“IT DON’T MEAN A THING IF IT AIN’T GOT THAT SWING” – SHARING JOYFUL, RELATIONSHIP BASED MUSICAL PLAY FROM INFANCY

Music is the baby’s first language and from birth, babies learn to take turns communicating. Trevarthen suggests that “in healthy families, a baby forms a secure attachment with her parents as naturally as she breathes, eats, smiles and cries”. But it takes two to tango, and beyond meeting her unique needs, her parents “dance” with her hundreds of times, day after day. This dance of interaction develops secure attachment, which naturally occurs when her loving “parents have frequent attuned interactions with her, notice her physiological/affective states and respond to her fully and with great sensitivity” (Trevarthen, 2016).

In the film clip below, Elsie enjoys the language of music. Long before her birth, sound, rhythm and movement have been part of her life in the womb. She was born a musical play partner, able to recognize her mother’s voice, ready to interact and enjoy all of the social interactions with her mother and family.

In this clip, notice Elsie’s intense eye gazing at her mother, her concentration, the use of gestures and movement, and the timing of the joint musical interactions. Elsie takes turns to sing and her mother naturally sings in time and in tune with her musical offerings. Both mother and baby are in tune and in synchrony, enjoying each other’s company. There is a strong sense of playfulness and love.

Elsie takes the lead and her mother follows her. Their sung interactions are within Elsie’s pitch range. Both mother and daughter are interacting and improvising in the same way that jazz musicians play. This involves listening, watching, waiting and having a sense of wonder about what will happen next in the musical conversation. There is much use of timing, repetition and rhythm, as well as matching of pitch, movement, gesture and facial expressions. Obvious joy is reflected in their song. The sung questions and answers show a strong sense of musical form, with a clear beginning, middle and end.

Frances is picking up on all of Elsie’s signs of human feeling and emotion, which promotes sympathetic affection, love and strong attachment. Mother and baby are totally involved in each music moment and there is a strong sense of warmth and joy. Through the turn taking and sing song quality of their play, Elsie’s musical communication will lead to her gradual acquisition of words, spoken phrases and understanding of what it means to communicate using words and language. Musical play provides the timing, phrasing, sentence structure and form of language.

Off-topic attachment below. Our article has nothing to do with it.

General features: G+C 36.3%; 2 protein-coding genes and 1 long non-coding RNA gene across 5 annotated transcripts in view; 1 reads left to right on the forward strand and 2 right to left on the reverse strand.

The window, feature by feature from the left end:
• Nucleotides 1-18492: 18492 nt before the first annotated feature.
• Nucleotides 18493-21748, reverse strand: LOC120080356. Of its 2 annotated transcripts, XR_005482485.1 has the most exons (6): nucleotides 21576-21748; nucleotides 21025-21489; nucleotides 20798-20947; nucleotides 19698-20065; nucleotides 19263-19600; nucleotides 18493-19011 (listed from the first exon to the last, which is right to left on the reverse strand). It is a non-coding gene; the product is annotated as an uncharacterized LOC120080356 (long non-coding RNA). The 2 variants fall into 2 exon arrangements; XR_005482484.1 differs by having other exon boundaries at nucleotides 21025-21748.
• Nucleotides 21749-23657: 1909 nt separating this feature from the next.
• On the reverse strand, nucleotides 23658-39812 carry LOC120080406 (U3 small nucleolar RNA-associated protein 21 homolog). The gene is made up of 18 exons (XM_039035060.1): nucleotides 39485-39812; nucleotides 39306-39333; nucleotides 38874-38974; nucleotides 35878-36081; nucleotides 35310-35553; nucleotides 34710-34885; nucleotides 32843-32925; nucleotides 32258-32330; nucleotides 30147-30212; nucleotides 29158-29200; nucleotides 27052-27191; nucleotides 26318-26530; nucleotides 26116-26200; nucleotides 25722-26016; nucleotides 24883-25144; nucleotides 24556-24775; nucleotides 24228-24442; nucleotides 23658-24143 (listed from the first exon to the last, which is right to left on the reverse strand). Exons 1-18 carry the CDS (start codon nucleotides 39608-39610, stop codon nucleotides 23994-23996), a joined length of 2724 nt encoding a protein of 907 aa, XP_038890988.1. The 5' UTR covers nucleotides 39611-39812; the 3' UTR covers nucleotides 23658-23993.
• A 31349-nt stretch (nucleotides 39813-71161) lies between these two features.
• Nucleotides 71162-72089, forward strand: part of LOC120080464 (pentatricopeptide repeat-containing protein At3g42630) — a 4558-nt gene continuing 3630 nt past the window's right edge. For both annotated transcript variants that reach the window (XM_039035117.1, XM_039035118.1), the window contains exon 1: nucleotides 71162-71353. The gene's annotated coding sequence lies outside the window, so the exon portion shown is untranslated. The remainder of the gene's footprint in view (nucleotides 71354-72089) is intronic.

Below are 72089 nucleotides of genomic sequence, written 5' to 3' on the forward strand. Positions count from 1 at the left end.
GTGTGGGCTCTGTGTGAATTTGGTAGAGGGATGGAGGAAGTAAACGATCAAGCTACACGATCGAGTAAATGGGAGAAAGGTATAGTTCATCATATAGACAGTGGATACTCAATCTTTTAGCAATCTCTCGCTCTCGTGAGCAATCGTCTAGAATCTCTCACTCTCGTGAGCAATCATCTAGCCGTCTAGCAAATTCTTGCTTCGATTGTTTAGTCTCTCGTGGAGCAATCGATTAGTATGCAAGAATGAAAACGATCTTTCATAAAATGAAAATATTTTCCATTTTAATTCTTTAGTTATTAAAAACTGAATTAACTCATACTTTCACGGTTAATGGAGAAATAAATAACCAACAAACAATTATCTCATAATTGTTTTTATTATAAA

“From birth, a contented and lively baby can entertain with “projects of moving” that are felt by mother and father to be interesting “stories” and the baby can imitate expressions of others and exchange them with variation in dialogue”  (Trevarthen, 2016). Elsie and her mother take joint pride and joy in their musical play, which provides stimulus and regulation for the developing brain, sympathetic regulation of rhythms, sung narrative, and an ongoing dance of interaction. This is laying the foundation for sympathetic, intimate family life, development of self-confidence, joyful, playful exploration, joint, inventive discovery, regulation, and wellbeing for parent and child.

References:

Bjorkvold, J.R.  (1989) The Muse Within Harper Collins. New York.

Trevarthen, C. (2016). Sharing joyful friendship and imagination for meaning with infants, and their application in early intervention. Chapter two in Acquarone, S. (Ed). Surviving the early years: the importance of early intervention with babies at risk:  Karmac Books.


Testimonials

Please join us in congratulating Julie Wylie on the honour of being made a Member of the New Zealand Order of Merit (MNZM) this year in the Queens Birthday Honours list.

Julie “founded the New Zealand Musical Parenting Association 22 years ago. She is the founder of the music programme and senior music specialist at the Champion Centre for children with special needs at Burwood Hospital, Christchurch. She has presented music workshops and papers internationally in China, South Korea, Japan, Singapore, Australia, the United Kingdom, Lithuania, Estonia, and Finland. She has received awards for her music leadership and international awards for her music resources. She runs her own music school, Julie Wylie Musical Play, for mothers and young children from babies up to eight years. She is a director for an international online training programme in Musical Play and Play Therapy. In 2006 she was instrumental in developing the Diploma in Early Childhood Music with the Institute of Registered Music Teachers New Zealand. Mrs Wylie has been a member of a number of organisations including the Society of Music Education, the New Zealand Society of Music Therapy, and an examiner for Registered Music Teachers New Zealand.”

The Champion Centre
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